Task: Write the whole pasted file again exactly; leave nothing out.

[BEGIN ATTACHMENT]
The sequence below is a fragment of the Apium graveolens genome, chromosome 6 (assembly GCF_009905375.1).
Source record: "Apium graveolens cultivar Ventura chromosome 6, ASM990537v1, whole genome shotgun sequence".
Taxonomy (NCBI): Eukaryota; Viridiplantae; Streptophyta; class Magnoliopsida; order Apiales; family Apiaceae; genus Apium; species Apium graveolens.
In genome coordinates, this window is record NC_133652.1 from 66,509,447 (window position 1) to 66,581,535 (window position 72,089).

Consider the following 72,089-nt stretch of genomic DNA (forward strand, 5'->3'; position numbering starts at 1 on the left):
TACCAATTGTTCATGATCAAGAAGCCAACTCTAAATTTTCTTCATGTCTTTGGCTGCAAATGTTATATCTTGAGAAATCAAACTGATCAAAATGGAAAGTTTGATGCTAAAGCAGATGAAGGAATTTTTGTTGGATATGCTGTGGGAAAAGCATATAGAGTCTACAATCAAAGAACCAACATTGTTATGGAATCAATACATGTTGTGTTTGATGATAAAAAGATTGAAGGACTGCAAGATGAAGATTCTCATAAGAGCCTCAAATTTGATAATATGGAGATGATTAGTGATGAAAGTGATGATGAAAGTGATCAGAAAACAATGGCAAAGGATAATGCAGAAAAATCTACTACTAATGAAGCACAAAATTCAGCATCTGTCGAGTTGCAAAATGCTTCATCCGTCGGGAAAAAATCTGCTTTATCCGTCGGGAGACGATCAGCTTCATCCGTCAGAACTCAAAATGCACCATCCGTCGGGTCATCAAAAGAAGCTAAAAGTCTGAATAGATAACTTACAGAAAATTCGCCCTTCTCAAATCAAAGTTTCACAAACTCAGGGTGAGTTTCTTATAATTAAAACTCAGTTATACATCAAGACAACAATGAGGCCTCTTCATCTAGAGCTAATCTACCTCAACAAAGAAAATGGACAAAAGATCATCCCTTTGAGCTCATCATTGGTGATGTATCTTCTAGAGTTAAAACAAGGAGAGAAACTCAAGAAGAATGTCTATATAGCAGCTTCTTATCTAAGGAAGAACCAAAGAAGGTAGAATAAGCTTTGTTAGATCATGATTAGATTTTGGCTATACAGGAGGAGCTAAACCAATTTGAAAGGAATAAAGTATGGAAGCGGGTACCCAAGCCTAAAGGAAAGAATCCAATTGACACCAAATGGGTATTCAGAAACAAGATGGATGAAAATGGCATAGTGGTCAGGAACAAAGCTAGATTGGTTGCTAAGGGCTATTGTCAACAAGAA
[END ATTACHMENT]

The sequence below is a fragment of the Apium graveolens genome, chromosome 6 (assembly GCF_009905375.1).
Source record: "Apium graveolens cultivar Ventura chromosome 6, ASM990537v1, whole genome shotgun sequence".
Taxonomy (NCBI): Eukaryota; Viridiplantae; Streptophyta; class Magnoliopsida; order Apiales; family Apiaceae; genus Apium; species Apium graveolens.
In genome coordinates, this window is record NC_133652.1 from 66,509,447 (window position 1) to 66,581,535 (window position 72,089).

Consider the following 72,089-nt stretch of genomic DNA (forward strand, 5'->3'; position numbering starts at 1 on the left):
TACCAATTGTTCATGATCAAGAAGCCAACTCTAAATTTTCTTCATGTCTTTGGCTGCAAATGTTATATCTTGAGAAATCAAACTGATCAAAATGGAAAGTTTGATGCTAAAGCAGATGAAGGAATTTTTGTTGGATATGCTGTGGGAAAAGCATATAGAGTCTACAATCAAAGAACCAACATTGTTATGGAATCAATACATGTTGTGTTTGATGATAAAAAGATTGAAGGACTGCAAGATGAAGATTCTCATAAGAGCCTCAAATTTGATAATATGGAGATGATTAGTGATGAAAGTGATGATGAAAGTGATCAGAAAACAATGGCAAAGGATAATGCAGAAAAATCTACTACTAATGAAGCACAAAATTCAGCATCTGTCGAGTTGCAAAATGCTTCATCCGTCGGGAAAAAATCTGCTTTATCCGTCGGGAGACGATCAGCTTCATCCGTCAGAACTCAAAATGCACCATCCGTCGGGTCATCAAAAGAAGCTAAAAGTCTGAATAGATAACTTACAGAAAATTCGCCCTTCTCAAATCAAAGTTTCACAAACTCAGGGTGAGTTTCTTATAATTAAAACTCAGTTATACATCAAGACAACAATGAGGCCTCTTCATCTAGAGCTAATCTACCTCAACAAAGAAAATGGACAAAAGATCATCCCTTTGAGCTCATCATTGGTGATGTATCTTCTAGAGTTAAAACAAGGAGAGAAACTCAAGAAGAATGTCTATATAGCAGCTTCTTATCTAAGGAAGAACCAAAGAAGGTAGAATAAGCTTTGTTAGATCATGATTAGATTTTGGCTATACAGGAGGAGCTAAACCAATTTGAAAGGAATAAAGTATGGAAGCGGGTACCCAAGCCTAAAGGAAAGAATCCAATTGACACCAAATGGGTATTCAGAAACAAGATGGATGAAAATGGCATAGTGGTCAGGAACAAAGCTAGATTGGTTGCTAAGGGCTATTGTCAACAAGAA